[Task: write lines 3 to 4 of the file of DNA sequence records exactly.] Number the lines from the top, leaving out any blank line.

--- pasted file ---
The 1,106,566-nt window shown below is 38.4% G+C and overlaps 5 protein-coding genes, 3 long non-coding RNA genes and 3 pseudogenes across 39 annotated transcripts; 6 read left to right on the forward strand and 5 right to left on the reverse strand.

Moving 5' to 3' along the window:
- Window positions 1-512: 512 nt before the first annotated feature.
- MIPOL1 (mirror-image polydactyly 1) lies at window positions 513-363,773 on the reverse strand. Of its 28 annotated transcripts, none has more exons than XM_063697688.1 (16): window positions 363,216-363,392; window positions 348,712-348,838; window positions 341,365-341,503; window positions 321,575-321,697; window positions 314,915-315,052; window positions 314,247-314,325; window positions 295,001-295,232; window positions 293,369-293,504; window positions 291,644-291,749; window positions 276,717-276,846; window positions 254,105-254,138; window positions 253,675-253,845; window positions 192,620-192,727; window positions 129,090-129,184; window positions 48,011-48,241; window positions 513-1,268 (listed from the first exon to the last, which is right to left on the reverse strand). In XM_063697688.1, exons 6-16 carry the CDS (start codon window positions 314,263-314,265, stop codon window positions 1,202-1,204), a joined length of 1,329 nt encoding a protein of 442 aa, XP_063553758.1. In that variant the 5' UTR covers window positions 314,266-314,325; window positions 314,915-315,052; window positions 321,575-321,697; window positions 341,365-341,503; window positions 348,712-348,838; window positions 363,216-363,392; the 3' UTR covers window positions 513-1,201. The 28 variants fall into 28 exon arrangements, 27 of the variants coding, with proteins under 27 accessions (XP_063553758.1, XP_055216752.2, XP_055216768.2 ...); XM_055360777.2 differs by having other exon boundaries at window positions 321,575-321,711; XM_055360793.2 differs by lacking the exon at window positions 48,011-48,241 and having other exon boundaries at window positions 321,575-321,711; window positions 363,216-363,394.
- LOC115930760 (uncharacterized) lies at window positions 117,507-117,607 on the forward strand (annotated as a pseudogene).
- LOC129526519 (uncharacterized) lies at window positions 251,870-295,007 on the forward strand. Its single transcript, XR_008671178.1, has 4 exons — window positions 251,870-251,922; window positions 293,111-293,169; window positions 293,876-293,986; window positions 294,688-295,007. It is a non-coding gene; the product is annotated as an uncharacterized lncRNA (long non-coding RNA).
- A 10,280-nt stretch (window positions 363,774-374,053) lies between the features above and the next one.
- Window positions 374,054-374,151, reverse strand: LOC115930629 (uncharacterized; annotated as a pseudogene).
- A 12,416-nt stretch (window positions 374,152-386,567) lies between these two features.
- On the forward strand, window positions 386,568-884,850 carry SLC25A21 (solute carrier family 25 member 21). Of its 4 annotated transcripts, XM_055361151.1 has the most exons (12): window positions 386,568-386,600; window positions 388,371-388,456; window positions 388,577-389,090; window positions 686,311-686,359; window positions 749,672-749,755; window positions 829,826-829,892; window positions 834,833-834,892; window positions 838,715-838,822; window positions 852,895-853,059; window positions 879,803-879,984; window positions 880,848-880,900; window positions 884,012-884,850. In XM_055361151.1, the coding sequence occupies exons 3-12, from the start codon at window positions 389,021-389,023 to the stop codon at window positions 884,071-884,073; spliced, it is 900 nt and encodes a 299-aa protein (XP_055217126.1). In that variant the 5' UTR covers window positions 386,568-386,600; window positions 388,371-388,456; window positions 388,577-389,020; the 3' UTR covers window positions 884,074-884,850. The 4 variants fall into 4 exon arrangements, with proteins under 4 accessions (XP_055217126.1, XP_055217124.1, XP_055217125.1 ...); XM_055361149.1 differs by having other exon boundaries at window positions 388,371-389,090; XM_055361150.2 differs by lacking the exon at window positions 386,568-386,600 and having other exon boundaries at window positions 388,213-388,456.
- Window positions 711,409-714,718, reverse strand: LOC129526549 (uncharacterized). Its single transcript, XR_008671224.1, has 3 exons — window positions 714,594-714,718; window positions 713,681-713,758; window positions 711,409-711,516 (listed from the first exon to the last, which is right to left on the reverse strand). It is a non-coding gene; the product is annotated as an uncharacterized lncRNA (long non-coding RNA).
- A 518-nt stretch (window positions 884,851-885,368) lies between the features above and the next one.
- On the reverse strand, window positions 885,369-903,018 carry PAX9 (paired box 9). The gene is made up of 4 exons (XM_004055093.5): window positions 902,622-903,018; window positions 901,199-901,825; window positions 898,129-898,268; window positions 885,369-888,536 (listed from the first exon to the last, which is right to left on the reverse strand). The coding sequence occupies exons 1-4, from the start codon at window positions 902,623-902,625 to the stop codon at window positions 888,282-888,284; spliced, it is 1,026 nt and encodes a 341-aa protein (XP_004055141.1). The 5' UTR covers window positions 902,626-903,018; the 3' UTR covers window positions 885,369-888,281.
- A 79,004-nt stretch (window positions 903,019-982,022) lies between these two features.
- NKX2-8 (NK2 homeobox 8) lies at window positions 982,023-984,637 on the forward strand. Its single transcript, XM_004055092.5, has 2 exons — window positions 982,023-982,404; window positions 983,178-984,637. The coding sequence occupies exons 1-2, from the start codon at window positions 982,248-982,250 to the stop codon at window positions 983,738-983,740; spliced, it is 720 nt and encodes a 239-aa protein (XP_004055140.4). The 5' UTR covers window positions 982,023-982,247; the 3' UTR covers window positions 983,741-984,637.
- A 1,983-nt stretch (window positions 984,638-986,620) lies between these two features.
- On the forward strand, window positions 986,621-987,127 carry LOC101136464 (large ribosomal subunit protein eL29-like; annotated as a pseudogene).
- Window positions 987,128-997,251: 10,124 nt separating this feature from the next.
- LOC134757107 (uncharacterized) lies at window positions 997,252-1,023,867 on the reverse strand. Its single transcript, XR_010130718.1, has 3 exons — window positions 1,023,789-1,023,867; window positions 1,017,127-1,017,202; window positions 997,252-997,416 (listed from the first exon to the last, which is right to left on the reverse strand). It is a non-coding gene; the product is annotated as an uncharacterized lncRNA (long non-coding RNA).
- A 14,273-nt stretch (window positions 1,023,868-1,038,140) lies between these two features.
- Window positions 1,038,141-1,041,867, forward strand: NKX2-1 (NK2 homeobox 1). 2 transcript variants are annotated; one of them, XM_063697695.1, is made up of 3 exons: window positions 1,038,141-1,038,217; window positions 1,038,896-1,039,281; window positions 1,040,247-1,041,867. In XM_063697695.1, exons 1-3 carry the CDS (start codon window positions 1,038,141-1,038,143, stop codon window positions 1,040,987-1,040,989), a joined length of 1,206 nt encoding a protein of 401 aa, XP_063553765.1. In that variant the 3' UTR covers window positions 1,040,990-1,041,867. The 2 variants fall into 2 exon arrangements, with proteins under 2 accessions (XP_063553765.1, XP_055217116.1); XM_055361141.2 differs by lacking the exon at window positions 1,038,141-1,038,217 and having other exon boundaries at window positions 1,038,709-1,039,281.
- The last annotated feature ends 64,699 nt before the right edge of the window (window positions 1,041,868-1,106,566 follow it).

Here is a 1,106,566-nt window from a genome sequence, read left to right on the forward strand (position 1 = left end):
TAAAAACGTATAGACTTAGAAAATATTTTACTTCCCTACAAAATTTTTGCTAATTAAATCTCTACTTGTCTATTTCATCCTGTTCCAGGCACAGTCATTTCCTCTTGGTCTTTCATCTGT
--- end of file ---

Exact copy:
- Window positions 1-512: 512 nt before the first annotated feature.
- MIPOL1 (mirror-image polydactyly 1) lies at window positions 513-363,773 on the reverse strand. Of its 28 annotated transcripts, none has more exons than XM_063697688.1 (16): window positions 363,216-363,392; window positions 348,712-348,838; window positions 341,365-341,503; window positions 321,575-321,697; window positions 314,915-315,052; window positions 314,247-314,325; window positions 295,001-295,232; window positions 293,369-293,504; window positions 291,644-291,749; window positions 276,717-276,846; window positions 254,105-254,138; window positions 253,675-253,845; window positions 192,620-192,727; window positions 129,090-129,184; window positions 48,011-48,241; window positions 513-1,268 (listed from the first exon to the last, which is right to left on the reverse strand). In XM_063697688.1, exons 6-16 carry the CDS (start codon window positions 314,263-314,265, stop codon window positions 1,202-1,204), a joined length of 1,329 nt encoding a protein of 442 aa, XP_063553758.1. In that variant the 5' UTR covers window positions 314,266-314,325; window positions 314,915-315,052; window positions 321,575-321,697; window positions 341,365-341,503; window positions 348,712-348,838; window positions 363,216-363,392; the 3' UTR covers window positions 513-1,201. The 28 variants fall into 28 exon arrangements, 27 of the variants coding, with proteins under 27 accessions (XP_063553758.1, XP_055216752.2, XP_055216768.2 ...); XM_055360777.2 differs by having other exon boundaries at window positions 321,575-321,711; XM_055360793.2 differs by lacking the exon at window positions 48,011-48,241 and having other exon boundaries at window positions 321,575-321,711; window positions 363,216-363,394.